Last financial year, the price of fruit and vegetables went up by 23%, while meat, poultry and fish all rose 11%, states award-winning documentary maker Bryan Bruce in his latest investigation The Food Crisis, which debuts on Sky Open tonight, Sunday at 8.30pm.
“Why is it – in a land of plenty – does food cost so much? And what can we do about it?” the Scottish-born septuagenarian asks.
As he warns us right at the start of his hour-long deep-dive, there’s a “nest of issues” at play and not just the obvious, oft-cited recent factors like Covid, the war in Ukraine and the increasing effects of climate change. There are things that are more historic, systemic.
Bryan Bruce is the only TV journalist left making actual documentaries in NZ.
60% of the news rooms are female now and the focus is identity politics and ‘you-go-girl’ feminism.
I’ve argued previously that this journalism using only the lens of identity is intellectually weak and petty.
Remember when Carmel Sepuloni who has done so little in Welfare was feted by the NZ on Air groupies over at Spinoff?
There is no reflection whatsoever on her time as Minister presiding over the very weak and vulnerable that those woke newsrooms profess to care about, because when we do that, the gloss strips away very quickly.
That’s why Bryan Bruce’s documentary is so different. It’s not the low hanging fruit of identity politics journalism, it’s an actual journalistic examination of the economic dynamics of why our food prices are so high, and quite frankly it’s the kind of journalism that NZ on Air should be funding, not the woke identity politics junk.
He points out the free market structures that stops NZers enjoying the food grown here.
He points out the harm to our environment and animal welfare.
He points out the damage to our health.
He links the ongoing food prices to neoliberal changes in the economy.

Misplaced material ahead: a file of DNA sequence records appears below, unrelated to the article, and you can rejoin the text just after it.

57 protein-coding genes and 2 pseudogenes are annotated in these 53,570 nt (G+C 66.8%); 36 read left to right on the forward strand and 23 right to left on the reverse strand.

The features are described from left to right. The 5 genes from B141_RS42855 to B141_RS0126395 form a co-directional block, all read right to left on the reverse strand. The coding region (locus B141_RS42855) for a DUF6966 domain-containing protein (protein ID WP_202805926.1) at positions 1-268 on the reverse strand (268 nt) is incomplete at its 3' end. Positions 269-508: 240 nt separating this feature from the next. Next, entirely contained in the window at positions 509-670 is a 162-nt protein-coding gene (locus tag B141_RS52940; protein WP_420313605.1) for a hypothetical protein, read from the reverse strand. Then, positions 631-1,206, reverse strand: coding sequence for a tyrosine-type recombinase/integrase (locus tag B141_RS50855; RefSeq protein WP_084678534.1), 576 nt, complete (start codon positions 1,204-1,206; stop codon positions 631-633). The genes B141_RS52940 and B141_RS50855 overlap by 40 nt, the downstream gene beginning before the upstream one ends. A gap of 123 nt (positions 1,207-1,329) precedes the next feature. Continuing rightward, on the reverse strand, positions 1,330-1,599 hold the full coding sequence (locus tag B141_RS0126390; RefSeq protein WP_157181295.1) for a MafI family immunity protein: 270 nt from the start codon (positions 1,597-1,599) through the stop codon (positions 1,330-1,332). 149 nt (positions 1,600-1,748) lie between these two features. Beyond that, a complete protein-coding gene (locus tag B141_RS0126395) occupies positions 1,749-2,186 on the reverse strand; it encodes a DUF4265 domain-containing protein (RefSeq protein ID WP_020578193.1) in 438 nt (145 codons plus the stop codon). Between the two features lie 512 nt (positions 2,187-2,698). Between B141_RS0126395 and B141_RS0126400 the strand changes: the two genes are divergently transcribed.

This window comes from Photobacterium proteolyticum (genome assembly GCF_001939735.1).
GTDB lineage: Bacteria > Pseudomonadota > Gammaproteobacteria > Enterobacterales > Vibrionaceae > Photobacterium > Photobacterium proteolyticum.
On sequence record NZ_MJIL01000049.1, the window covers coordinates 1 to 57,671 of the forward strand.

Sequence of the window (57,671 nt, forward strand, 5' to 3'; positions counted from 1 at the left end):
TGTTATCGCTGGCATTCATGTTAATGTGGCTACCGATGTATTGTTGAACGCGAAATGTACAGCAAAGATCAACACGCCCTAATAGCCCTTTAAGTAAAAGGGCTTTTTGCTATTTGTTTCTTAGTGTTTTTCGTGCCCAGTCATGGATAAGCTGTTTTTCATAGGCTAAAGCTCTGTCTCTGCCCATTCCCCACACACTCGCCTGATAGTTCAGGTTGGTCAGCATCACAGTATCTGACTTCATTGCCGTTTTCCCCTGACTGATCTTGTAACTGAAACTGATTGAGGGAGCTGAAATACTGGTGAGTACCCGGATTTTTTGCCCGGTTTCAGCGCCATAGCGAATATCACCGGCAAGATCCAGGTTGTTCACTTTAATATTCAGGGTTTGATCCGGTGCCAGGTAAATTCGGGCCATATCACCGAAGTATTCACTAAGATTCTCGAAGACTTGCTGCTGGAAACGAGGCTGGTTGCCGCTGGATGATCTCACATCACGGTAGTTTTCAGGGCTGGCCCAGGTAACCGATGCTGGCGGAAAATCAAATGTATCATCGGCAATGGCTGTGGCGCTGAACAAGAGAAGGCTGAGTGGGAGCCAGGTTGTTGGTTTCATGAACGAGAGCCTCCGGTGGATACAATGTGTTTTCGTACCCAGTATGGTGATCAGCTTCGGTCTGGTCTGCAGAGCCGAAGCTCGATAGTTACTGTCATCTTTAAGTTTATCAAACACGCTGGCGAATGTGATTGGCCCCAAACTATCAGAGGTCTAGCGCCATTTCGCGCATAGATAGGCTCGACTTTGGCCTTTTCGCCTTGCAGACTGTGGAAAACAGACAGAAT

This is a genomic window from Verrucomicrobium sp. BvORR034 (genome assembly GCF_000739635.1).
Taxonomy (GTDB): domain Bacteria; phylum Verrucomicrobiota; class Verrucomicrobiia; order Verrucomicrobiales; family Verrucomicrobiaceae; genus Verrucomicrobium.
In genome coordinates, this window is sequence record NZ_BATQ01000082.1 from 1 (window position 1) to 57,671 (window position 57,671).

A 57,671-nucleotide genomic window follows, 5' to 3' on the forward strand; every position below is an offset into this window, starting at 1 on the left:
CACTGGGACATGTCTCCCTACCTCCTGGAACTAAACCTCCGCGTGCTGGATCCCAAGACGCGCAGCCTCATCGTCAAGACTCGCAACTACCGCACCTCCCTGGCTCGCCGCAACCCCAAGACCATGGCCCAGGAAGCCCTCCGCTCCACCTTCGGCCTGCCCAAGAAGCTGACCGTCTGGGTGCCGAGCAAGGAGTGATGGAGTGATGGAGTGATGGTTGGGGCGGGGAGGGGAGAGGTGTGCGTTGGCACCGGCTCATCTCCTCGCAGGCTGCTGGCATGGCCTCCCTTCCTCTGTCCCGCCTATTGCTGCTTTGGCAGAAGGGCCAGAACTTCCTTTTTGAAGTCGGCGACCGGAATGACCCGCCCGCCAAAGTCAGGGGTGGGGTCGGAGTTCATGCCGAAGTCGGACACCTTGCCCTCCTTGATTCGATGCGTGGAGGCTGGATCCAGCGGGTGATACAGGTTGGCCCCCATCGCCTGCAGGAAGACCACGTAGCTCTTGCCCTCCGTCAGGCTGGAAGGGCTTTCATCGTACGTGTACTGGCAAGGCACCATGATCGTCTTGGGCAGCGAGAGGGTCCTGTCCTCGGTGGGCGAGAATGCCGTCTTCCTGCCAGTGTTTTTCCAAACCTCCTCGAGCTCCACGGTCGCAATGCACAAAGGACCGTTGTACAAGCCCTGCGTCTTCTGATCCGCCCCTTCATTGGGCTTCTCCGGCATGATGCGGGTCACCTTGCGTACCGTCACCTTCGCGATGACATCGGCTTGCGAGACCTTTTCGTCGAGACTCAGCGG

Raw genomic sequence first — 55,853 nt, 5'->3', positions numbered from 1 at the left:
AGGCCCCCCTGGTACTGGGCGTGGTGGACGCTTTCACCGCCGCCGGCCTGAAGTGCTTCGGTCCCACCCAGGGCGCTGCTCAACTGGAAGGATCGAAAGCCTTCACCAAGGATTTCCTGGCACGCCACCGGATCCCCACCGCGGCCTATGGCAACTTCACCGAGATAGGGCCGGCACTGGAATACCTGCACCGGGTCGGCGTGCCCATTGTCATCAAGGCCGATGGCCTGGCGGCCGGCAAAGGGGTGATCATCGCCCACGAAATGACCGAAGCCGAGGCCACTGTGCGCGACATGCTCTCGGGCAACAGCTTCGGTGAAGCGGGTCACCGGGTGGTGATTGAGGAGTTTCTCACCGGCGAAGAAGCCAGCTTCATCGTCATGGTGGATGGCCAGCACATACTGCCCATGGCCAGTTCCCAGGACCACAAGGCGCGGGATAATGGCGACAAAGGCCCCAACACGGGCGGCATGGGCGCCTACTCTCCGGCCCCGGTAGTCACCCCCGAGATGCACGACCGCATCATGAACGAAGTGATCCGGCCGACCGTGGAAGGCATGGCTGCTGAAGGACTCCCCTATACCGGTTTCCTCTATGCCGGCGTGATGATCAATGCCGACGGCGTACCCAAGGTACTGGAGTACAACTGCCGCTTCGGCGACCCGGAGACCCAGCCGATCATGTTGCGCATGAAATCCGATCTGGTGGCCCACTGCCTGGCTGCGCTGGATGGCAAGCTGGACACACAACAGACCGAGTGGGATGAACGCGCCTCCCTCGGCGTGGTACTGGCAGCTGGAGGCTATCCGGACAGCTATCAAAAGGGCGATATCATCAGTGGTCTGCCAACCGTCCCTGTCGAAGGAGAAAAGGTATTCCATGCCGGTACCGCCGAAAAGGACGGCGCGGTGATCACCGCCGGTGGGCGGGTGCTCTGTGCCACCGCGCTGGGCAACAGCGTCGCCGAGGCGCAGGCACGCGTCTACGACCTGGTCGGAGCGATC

He points out how the big players have manipulated the low regulation environment in NZ to cement into place their market dominance.
He points out climate change and the selling of our productive land.
He points out how the Trucking Industry have fucked us.
He points out how free trade has fucked us.
Christ he even talks the solutions TDB has been championing: A subsidy to NZ Farmers for domestic sale, a sugar tax, free food in schools, protecting our productive land, pushing more community gardens – the list of good ideas keeps coming!
Bryan has done more journalism in one documentary than The Project and Seven Sharp has managed in 3 years.
Why can’t we have actual documentaries that point out the economic and class failures of the system that can lead to common ground and broad based solidarity?
The middle class woke want pure temple politics that excludes through its inclusion, where as Bryan’s journalism is Broadchurch politics that seeks class solidarity.
Jesus we need more NZ on Air funded journalism like this! You know, actual Journalism not another dreary waste of money on another angry feminist sex positive emotional journey of queer mommy blogger podcasts on the Spinoff with support from Stuff and RNZ.
Well done Bryan.
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